With an overpopulation of whitetails, a city in Ohio passed a law allowing sharpshooters to reduce the deer herd.
Living within its 11-square-mile borders, 241 deer call Northstead, Ohio home. Due to a rising number of vehicle accidents, depletion of food sources and other conflicts with humans, Northstead’s city council has passed a law that authorizes sharpshooters to reduce the deer herd to a level that meets an established quota.
According to Cleveland.com, the ordinance says that deer overpopulation has led to “an excessive number of deer-related vehicular accidents, as well as destruction of natural habitats and biodiversity.”
“The deer problem has been increasing year after year, and this is a chance for the city to manage it,” Mayor Kevin Kennedy said in an interview.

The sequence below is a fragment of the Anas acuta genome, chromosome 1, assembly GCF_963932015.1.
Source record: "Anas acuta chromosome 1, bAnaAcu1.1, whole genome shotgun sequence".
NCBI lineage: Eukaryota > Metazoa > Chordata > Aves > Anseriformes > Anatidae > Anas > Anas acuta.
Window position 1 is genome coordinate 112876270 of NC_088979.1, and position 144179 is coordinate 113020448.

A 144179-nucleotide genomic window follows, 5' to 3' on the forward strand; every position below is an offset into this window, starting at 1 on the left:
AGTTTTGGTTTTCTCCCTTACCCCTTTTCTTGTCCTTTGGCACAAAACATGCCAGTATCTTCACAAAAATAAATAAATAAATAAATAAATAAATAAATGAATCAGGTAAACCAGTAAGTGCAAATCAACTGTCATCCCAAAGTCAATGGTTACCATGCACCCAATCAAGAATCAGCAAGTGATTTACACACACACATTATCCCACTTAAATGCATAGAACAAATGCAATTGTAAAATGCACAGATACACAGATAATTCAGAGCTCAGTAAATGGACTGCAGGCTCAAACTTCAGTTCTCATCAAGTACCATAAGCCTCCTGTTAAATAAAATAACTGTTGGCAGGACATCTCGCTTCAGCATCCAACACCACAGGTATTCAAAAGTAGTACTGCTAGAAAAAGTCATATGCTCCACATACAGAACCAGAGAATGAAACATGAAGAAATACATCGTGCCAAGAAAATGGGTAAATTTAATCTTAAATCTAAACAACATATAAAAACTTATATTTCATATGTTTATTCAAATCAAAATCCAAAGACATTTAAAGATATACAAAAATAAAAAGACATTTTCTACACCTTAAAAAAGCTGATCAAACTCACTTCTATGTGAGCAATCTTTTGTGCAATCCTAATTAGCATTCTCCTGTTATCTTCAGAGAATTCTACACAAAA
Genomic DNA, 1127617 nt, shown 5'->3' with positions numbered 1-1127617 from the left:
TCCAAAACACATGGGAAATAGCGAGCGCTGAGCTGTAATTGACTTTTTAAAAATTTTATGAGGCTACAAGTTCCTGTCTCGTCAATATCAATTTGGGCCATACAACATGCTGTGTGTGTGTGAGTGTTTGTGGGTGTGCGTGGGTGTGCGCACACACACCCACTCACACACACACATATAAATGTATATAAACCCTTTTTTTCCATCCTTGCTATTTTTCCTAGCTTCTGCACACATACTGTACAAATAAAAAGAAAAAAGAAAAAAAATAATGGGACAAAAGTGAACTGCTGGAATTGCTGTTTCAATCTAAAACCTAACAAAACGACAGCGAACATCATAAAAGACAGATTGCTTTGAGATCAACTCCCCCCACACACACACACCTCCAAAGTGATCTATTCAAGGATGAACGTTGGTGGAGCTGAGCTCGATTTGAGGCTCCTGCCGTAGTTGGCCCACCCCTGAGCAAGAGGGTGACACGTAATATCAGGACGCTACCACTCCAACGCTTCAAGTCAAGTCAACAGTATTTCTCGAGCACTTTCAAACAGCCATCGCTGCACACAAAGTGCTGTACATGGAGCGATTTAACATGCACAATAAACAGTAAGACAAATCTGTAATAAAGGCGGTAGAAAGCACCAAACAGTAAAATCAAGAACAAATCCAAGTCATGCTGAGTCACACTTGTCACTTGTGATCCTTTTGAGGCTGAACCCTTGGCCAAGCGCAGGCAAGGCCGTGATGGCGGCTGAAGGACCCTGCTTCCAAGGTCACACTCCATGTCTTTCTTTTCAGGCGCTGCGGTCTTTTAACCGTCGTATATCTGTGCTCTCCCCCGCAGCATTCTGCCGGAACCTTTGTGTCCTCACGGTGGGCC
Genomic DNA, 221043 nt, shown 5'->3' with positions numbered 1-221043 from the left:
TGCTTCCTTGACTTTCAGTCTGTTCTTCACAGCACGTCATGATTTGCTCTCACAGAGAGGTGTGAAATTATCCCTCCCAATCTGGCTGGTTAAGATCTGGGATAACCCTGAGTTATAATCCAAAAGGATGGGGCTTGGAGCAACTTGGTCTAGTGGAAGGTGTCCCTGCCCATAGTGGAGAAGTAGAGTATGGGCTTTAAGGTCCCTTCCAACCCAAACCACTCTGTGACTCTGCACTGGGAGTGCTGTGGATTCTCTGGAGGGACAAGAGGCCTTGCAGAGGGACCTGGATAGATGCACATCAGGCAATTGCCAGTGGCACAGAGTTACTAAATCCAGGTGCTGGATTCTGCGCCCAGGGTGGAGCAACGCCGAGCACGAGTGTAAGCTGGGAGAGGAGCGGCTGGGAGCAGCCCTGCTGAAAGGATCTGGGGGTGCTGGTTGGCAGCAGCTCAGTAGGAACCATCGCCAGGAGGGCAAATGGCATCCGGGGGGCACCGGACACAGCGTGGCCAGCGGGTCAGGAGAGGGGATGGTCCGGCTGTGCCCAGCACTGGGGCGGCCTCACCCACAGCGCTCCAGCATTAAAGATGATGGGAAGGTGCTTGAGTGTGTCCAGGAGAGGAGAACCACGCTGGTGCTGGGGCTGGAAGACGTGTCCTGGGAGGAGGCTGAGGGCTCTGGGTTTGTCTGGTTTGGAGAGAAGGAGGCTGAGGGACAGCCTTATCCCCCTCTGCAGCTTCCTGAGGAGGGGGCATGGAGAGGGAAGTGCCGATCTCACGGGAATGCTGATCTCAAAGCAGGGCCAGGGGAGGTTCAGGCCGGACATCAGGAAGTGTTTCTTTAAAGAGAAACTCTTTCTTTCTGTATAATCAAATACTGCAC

“Sharpshooters will be trained and the deer will be directed toward large plots of land, so (the culling) won’t happen in a residential neighborhood.”
The culling will only be permitted on properties deemed safe by the chief of police. In addition, only law enforcement officers will be allowed to kill the deer. These officers will likely be equipped with suppressed firearms and night vision gear.
Why were bowhunters left out when a number of municipalities nationwide rely on hunters to keep deer herds in check?
Apparently, that was a provision within this legislation before it was voted out due to protest from members of the community.
No timeline has been set for the culling to begin, but all venison that is harvested will be donated to local food banks.